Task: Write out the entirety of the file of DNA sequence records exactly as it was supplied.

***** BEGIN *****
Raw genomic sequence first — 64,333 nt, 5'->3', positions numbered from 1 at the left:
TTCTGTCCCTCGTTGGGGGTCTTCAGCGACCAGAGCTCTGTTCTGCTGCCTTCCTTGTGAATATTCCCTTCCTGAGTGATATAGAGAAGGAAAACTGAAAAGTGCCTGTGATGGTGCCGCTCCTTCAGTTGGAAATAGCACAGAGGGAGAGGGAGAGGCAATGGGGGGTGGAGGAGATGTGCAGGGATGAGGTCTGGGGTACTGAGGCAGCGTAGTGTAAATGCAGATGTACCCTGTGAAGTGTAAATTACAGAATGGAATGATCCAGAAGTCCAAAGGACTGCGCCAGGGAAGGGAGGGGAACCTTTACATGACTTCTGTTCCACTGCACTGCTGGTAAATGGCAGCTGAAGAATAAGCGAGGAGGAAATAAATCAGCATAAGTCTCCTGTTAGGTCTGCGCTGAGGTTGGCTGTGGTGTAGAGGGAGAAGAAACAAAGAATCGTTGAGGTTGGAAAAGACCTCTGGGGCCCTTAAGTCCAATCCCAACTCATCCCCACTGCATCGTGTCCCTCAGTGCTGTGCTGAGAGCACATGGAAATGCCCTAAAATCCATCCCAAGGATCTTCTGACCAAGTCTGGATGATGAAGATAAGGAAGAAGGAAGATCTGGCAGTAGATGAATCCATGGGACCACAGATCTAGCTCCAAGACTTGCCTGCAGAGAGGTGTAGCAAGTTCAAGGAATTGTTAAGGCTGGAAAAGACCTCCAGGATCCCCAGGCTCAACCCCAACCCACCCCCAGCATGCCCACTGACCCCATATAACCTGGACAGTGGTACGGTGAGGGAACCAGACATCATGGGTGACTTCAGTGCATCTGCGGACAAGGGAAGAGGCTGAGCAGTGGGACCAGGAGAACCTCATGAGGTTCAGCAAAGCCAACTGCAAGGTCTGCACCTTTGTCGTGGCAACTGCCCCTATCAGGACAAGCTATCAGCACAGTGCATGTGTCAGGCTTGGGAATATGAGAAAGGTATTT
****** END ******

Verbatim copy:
Raw genomic sequence first — 64,333 nt, 5'->3', positions numbered from 1 at the left:
TTCTGTCCCTCGTTGGGGGTCTTCAGCGACCAGAGCTCTGTTCTGCTGCCTTCCTTGTGAATATTCCCTTCCTGAGTGATATAGAGAAGGAAAACTGAAAAGTGCCTGTGATGGTGCCGCTCCTTCAGTTGGAAATAGCACAGAGGGAGAGGGAGAGGCAATGGGGGGTGGAGGAGATGTGCAGGGATGAGGTCTGGGGTACTGAGGCAGCGTAGTGTAAATGCAGATGTACCCTGTGAAGTGTAAATTACAGAATGGAATGATCCAGAAGTCCAAAGGACTGCGCCAGGGAAGGGAGGGGAACCTTTACATGACTTCTGTTCCACTGCACTGCTGGTAAATGGCAGCTGAAGAATAAGCGAGGAGGAAATAAATCAGCATAAGTCTCCTGTTAGGTCTGCGCTGAGGTTGGCTGTGGTGTAGAGGGAGAAGAAACAAAGAATCGTTGAGGTTGGAAAAGACCTCTGGGGCCCTTAAGTCCAATCCCAACTCATCCCCACTGCATCGTGTCCCTCAGTGCTGTGCTGAGAGCACATGGAAATGCCCTAAAATCCATCCCAAGGATCTTCTGACCAAGTCTGGATGATGAAGATAAGGAAGAAGGAAGATCTGGCAGTAGATGAATCCATGGGACCACAGATCTAGCTCCAAGACTTGCCTGCAGAGAGGTGTAGCAAGTTCAAGGAATTGTTAAGGCTGGAAAAGACCTCCAGGATCCCCAGGCTCAACCCCAACCCACCCCCAGCATGCCCACTGACCCCATATAACCTGGACAGTGGTACGGTGAGGGAACCAGACATCATGGGTGACTTCAGTGCATCTGCGGACAAGGGAAGAGGCTGAGCAGTGGGACCAGGAGAACCTCATGAGGTTCAGCAAAGCCAACTGCAAGGTCTGCACCTTTGTCGTGGCAACTGCCCCTATCAGGACAAGCTATCAGCACAGTGCATGTGTCAGGCTTGGGAATATGAGAAAGGTATTT